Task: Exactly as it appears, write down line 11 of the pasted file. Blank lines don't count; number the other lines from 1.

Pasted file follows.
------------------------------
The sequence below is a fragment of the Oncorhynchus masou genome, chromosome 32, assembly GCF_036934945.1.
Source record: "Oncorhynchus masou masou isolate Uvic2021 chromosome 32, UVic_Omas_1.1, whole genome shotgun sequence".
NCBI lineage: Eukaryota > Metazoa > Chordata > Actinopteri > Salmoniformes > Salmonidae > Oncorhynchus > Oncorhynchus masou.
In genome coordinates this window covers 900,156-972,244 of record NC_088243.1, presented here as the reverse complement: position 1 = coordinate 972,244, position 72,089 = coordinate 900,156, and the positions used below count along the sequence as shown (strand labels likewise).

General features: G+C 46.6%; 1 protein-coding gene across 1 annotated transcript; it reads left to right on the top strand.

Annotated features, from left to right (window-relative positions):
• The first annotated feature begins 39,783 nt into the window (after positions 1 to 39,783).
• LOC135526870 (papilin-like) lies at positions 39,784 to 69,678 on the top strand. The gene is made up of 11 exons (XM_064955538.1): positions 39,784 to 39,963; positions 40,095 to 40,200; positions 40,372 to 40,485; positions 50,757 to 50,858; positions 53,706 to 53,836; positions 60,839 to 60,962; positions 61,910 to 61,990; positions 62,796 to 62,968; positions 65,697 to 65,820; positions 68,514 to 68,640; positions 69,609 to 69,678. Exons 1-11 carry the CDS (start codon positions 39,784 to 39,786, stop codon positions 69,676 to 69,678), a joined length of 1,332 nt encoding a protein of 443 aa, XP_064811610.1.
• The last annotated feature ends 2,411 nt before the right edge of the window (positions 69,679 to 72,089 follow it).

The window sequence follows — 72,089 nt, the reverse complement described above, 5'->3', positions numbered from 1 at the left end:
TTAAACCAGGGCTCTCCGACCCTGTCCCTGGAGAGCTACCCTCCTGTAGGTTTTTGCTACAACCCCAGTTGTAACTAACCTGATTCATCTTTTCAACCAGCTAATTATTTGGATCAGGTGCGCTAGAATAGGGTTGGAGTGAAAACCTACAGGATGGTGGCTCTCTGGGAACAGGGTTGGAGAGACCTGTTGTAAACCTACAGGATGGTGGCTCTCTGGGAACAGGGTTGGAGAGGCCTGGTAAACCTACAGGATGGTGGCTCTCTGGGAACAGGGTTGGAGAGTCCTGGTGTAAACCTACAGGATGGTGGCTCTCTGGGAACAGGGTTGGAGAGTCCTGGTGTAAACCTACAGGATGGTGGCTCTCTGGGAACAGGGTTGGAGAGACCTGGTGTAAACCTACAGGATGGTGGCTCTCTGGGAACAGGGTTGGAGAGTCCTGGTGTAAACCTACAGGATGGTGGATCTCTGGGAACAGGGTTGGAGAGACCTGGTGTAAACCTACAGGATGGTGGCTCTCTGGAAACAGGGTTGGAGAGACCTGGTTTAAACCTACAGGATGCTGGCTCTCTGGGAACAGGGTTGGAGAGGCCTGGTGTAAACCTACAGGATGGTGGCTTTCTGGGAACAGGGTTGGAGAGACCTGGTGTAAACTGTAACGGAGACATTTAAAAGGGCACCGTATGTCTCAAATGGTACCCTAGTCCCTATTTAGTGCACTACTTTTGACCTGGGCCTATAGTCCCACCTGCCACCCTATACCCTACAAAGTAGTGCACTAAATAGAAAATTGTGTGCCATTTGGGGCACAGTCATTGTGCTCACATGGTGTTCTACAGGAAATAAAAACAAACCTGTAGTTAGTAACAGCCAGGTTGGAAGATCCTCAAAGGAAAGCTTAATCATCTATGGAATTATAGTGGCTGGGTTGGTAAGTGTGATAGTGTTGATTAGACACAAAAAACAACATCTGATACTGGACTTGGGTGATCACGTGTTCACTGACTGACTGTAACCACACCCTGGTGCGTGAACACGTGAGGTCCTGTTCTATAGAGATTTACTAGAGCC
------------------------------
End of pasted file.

TTAAACCAGGGCTCTCCGACCCTGTCCCTGGAGAGCTACCCTCCTGTAGGTTTTTGCTACAACCCCAGTTGTAACTAACCTGATTCATCTTTTCAACCAGCTAATTATTTGGATCAGGTGCGCTAGAATAGGGTTGGAGTGAAAACCTACAGGATGGTGGCTCTCTGGGAACAGGGTTGGAGAGACCTGTTGTAAACCTACAGGATGGTGGCTCTCTGGGAACAGGGTTGGAGAGGCCTGGTAAACCTACAGGATGGTGGCTCTCTGGGAACAGGGTTGGAGAGTCCTGGTGTAAACCTACAGGATGGTGGCTCTCTGGGAACAGGGTTGGAGAGTCCTGGTGTAAACCTACAGGATGGTGGCTCTCTGGGAACAGGGTTGGAGAGACCTGGTGTAAACCTACAGGATGGTGGCTCTCTGGGAACAGGGTTGGAGAGTCCTGGTGTAAACCTACAGGATGGTGGATCTCTGGGAACAGGGTTGGAGAGACCTGGTGTAAACCTACAGGATGGTGGCTCTCTGGAAACAGGGTTGGAGAGACCTGGTTTAAACCTACAGGATGCTGGCTCTCTGGGAACAGGGTTGGAGAGGCCTGGTGTAAACCTACAGGATGGTGGCTTTCTGGGAACAGGGTTGGAGAGACCTGGTGTAAACTGTAACGGAGACATTTAAAAGGGCACCGTATGTCTCAAATGGTACCCTAGTCCCTATTTAGTGCACTACTTTTGACCTGGGCCTATAGTCCCACCTGCCACCCTATACCCTACAAAGTAGTGCACTAAATAGAAAATTGTGTGCCATTTGGGGCACAGTCATTGTGCTCACATGGTGTTCTACAGGAAATAAAAACAAACCTGTAGTTAGTAACAGCCAGGTTGGAAGATCCTCAAAGGAAAGCTTAATCATCTATGGAATTATAGTGGCTGGGTTGGTAAGTGTGATAGTGTTGATTAGACACAAAAAACAACATCTGATACTGGACTTGGGTGATCACGTGTTCACTGACTGACTGTAACCACACCCTGGTGCGTGAACACGTGAGGTCCTGTTCTATAGAGATTTACTAGAGCC